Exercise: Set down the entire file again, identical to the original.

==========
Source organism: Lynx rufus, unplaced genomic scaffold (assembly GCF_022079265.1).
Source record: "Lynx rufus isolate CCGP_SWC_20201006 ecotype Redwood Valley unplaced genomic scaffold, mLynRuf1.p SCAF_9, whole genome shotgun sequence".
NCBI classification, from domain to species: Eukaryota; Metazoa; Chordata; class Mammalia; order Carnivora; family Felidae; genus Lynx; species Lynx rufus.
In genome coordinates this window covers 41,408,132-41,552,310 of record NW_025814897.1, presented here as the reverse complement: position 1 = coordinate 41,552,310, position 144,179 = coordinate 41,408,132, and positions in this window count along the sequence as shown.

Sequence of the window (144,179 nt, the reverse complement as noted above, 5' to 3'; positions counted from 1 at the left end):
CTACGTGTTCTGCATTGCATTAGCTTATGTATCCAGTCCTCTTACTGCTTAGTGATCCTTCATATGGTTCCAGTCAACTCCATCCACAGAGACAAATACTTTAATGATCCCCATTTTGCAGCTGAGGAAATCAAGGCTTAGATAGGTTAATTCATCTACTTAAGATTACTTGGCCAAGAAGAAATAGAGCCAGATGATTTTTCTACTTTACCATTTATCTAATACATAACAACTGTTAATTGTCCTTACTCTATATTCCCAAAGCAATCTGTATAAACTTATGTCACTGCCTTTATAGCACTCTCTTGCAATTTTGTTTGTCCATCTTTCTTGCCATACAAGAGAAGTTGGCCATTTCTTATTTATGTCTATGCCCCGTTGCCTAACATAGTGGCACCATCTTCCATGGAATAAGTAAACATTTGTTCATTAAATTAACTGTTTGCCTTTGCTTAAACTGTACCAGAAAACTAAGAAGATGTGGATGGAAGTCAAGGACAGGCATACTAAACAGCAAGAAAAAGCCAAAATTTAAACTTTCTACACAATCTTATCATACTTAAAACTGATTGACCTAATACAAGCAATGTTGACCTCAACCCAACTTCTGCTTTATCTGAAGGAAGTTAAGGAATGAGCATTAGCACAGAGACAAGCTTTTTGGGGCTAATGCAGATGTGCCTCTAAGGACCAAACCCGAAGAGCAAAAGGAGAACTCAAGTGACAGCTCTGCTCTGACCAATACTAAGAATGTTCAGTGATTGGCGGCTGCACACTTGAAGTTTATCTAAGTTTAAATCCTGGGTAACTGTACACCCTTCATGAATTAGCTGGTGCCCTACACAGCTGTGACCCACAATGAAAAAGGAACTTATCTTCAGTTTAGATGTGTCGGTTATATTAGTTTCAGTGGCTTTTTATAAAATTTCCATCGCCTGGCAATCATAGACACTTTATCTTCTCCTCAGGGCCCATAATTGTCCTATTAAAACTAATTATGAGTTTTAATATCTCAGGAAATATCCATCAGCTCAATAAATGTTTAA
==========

Source organism: Lynx rufus, unplaced genomic scaffold (assembly GCF_022079265.1).
Source record: "Lynx rufus isolate CCGP_SWC_20201006 ecotype Redwood Valley unplaced genomic scaffold, mLynRuf1.p SCAF_9, whole genome shotgun sequence".
NCBI classification, from domain to species: Eukaryota; Metazoa; Chordata; class Mammalia; order Carnivora; family Felidae; genus Lynx; species Lynx rufus.
In genome coordinates this window covers 41,408,132-41,552,310 of record NW_025814897.1, presented here as the reverse complement: position 1 = coordinate 41,552,310, position 144,179 = coordinate 41,408,132, and positions in this window count along the sequence as shown.

Sequence of the window (144,179 nt, the reverse complement as noted above, 5' to 3'; positions counted from 1 at the left end):
CTACGTGTTCTGCATTGCATTAGCTTATGTATCCAGTCCTCTTACTGCTTAGTGATCCTTCATATGGTTCCAGTCAACTCCATCCACAGAGACAAATACTTTAATGATCCCCATTTTGCAGCTGAGGAAATCAAGGCTTAGATAGGTTAATTCATCTACTTAAGATTACTTGGCCAAGAAGAAATAGAGCCAGATGATTTTTCTACTTTACCATTTATCTAATACATAACAACTGTTAATTGTCCTTACTCTATATTCCCAAAGCAATCTGTATAAACTTATGTCACTGCCTTTATAGCACTCTCTTGCAATTTTGTTTGTCCATCTTTCTTGCCATACAAGAGAAGTTGGCCATTTCTTATTTATGTCTATGCCCCGTTGCCTAACATAGTGGCACCATCTTCCATGGAATAAGTAAACATTTGTTCATTAAATTAACTGTTTGCCTTTGCTTAAACTGTACCAGAAAACTAAGAAGATGTGGATGGAAGTCAAGGACAGGCATACTAAACAGCAAGAAAAAGCCAAAATTTAAACTTTCTACACAATCTTATCATACTTAAAACTGATTGACCTAATACAAGCAATGTTGACCTCAACCCAACTTCTGCTTTATCTGAAGGAAGTTAAGGAATGAGCATTAGCACAGAGACAAGCTTTTTGGGGCTAATGCAGATGTGCCTCTAAGGACCAAACCCGAAGAGCAAAAGGAGAACTCAAGTGACAGCTCTGCTCTGACCAATACTAAGAATGTTCAGTGATTGGCGGCTGCACACTTGAAGTTTATCTAAGTTTAAATCCTGGGTAACTGTACACCCTTCATGAATTAGCTGGTGCCCTACACAGCTGTGACCCACAATGAAAAAGGAACTTATCTTCAGTTTAGATGTGTCGGTTATATTAGTTTCAGTGGCTTTTTATAAAATTTCCATCGCCTGGCAATCATAGACACTTTATCTTCTCCTCAGGGCCCATAATTGTCCTATTAAAACTAATTATGAGTTTTAATATCTCAGGAAATATCCATCAGCTCAATAAATGTTTAA